Law enforcement modernization offers millions in opportunities
- By Tom O'Keefe
- Mar 04, 2016
The trend toward transformation across the government aims to increase automation, share information within and among agencies, and move to paperless systems for applications and documentation.
The transformational push will mean greater use of the cloud for data and applications. This is particularly true among law enforcement agencies. The proposed fiscal 2017 budget suggests more opportunities across the federal law enforcement community for IT solutions targeted towards cloud and open source technologies.
At the same time, increased use of these technologies also means increased concerns about information security. Consequently, agencies are not only looking for open source technology and cloud implementations; they continue to look for ways to improve the security of their IT infrastructure and associated data.
Let’s look at how agencies are piloting and rolling out new types of cloud computing technologies, leveraging open-source and open-standard solutions, and expanding cybersecurity in their IT environments.
Department of Justice
DOJ’s 2017 IT budget is $2.8 billion, with significant money being spent on legacy IT investments. Legacy IT at Justice isn’t all old systems, as DOJ has long worked to provide information to other law enforcement entities via a law enforcement community cloud. Cloud efforts, alongside concern about insider threat prevention, should be key go-to-market approaches for IT companies looking to target the department.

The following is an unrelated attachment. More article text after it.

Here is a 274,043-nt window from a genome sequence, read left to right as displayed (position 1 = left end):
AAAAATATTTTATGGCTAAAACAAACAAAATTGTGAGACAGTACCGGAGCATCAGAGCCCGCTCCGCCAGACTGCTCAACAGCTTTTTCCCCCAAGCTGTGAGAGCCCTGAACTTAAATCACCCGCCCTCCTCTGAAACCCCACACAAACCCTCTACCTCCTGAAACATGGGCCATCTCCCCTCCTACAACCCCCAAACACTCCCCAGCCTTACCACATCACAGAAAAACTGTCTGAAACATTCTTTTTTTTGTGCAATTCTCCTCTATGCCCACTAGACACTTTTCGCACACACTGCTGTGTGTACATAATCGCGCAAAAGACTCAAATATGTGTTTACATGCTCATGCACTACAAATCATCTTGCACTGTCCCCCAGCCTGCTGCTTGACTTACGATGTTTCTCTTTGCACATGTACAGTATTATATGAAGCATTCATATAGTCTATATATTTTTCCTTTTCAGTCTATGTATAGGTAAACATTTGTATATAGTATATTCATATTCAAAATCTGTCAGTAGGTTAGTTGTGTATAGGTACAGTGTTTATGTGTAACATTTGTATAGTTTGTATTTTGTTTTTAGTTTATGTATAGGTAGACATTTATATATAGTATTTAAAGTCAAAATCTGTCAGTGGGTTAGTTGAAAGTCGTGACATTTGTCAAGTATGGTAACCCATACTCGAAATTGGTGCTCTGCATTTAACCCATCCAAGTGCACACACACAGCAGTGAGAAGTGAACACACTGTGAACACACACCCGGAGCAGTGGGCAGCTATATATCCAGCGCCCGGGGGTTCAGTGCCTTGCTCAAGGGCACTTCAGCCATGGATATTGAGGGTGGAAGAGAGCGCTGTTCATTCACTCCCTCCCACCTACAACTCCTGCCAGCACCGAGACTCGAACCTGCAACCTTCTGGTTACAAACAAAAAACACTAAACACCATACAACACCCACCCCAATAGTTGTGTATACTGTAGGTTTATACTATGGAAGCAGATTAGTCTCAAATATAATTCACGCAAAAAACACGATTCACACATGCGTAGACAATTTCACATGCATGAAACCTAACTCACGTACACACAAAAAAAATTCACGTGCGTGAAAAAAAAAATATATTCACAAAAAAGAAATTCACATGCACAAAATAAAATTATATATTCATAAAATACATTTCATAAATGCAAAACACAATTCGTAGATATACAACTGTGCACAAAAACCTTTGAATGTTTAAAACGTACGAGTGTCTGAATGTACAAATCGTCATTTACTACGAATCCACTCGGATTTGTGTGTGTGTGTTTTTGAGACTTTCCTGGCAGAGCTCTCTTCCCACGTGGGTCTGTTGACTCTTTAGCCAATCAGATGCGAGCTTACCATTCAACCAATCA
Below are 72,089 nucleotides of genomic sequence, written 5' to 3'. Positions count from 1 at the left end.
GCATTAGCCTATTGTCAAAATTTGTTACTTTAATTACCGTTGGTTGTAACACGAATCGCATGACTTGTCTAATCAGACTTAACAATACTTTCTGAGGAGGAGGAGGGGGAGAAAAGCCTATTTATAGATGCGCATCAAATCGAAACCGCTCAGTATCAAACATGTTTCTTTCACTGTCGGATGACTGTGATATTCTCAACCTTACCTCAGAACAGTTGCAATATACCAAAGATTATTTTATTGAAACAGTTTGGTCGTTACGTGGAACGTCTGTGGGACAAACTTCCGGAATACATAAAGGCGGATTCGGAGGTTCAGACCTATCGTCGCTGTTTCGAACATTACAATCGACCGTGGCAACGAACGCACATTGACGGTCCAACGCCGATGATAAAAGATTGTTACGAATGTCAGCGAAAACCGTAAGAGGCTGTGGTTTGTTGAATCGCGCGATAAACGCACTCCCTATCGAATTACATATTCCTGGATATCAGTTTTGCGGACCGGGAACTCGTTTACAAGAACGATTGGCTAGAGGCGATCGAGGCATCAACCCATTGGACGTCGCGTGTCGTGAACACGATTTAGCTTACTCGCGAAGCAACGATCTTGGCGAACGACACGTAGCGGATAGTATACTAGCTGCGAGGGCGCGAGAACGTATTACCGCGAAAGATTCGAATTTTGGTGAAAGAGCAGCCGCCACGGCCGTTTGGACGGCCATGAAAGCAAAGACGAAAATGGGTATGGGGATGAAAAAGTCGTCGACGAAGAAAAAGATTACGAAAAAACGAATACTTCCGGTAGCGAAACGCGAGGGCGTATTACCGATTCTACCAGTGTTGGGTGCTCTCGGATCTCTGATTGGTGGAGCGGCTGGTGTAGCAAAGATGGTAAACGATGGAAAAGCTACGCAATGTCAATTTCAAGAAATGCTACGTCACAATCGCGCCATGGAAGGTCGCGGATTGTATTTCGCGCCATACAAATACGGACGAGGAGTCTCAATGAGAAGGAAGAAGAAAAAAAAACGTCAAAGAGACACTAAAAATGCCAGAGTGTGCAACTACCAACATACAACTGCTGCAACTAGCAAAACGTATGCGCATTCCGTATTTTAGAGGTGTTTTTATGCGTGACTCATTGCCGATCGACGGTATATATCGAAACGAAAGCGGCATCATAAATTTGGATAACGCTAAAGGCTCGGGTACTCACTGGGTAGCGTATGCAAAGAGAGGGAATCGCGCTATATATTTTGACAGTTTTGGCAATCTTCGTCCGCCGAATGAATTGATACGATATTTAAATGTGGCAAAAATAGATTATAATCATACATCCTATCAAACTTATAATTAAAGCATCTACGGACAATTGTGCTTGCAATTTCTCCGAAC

The National Data Exchange Program (N-DEx), which DOJ is funding to the tune of $26 million in 2017, is a key example of the department’s law enforcement community cloud. N-DEx is populated primarily by federal law enforcement groups and makes that information available to state, local, and tribal authorities. Expansion efforts this year include connection with additional law enforcement systems and continued system performance enhancements and tech refreshes. Expect to see a new focus on ways to integrate data and information from disparate sources over the remaining year.
DOJ’s IT security investment will fund many of the department’s tools to protect internal systems from external threats, and to mitigate the risk from malicious actors within DOJ’s networks. The $200 million in cyber spending is increasingly centralized at DOJ’s headquarters, but the FBI retains some autonomy in cybersecurity spending.
For those prospecting within IT security, keying in on some of the application refreshes going on at bureaus like the Drug Enforcement Administration, the U.S. Marshals Service, and the Bureau of Prisons, These DOJ subagencies will provide an avenue to sell more software assurance-focused cyber tools into the department.
Department of Homeland Security
DHS’s IT budget request for fiscal 2017 is nearly $6.5 billion, up nearly $300 million from the 2016 request. Most of the department’s $1.2 billion development, modernization, and enhancement budget (DME – think money for new projects and programs) is going to the National Protection and Programs Directorate, with significant new money also being spent at U,S. Citizenship and Immigration Services and Customs and Border Protection..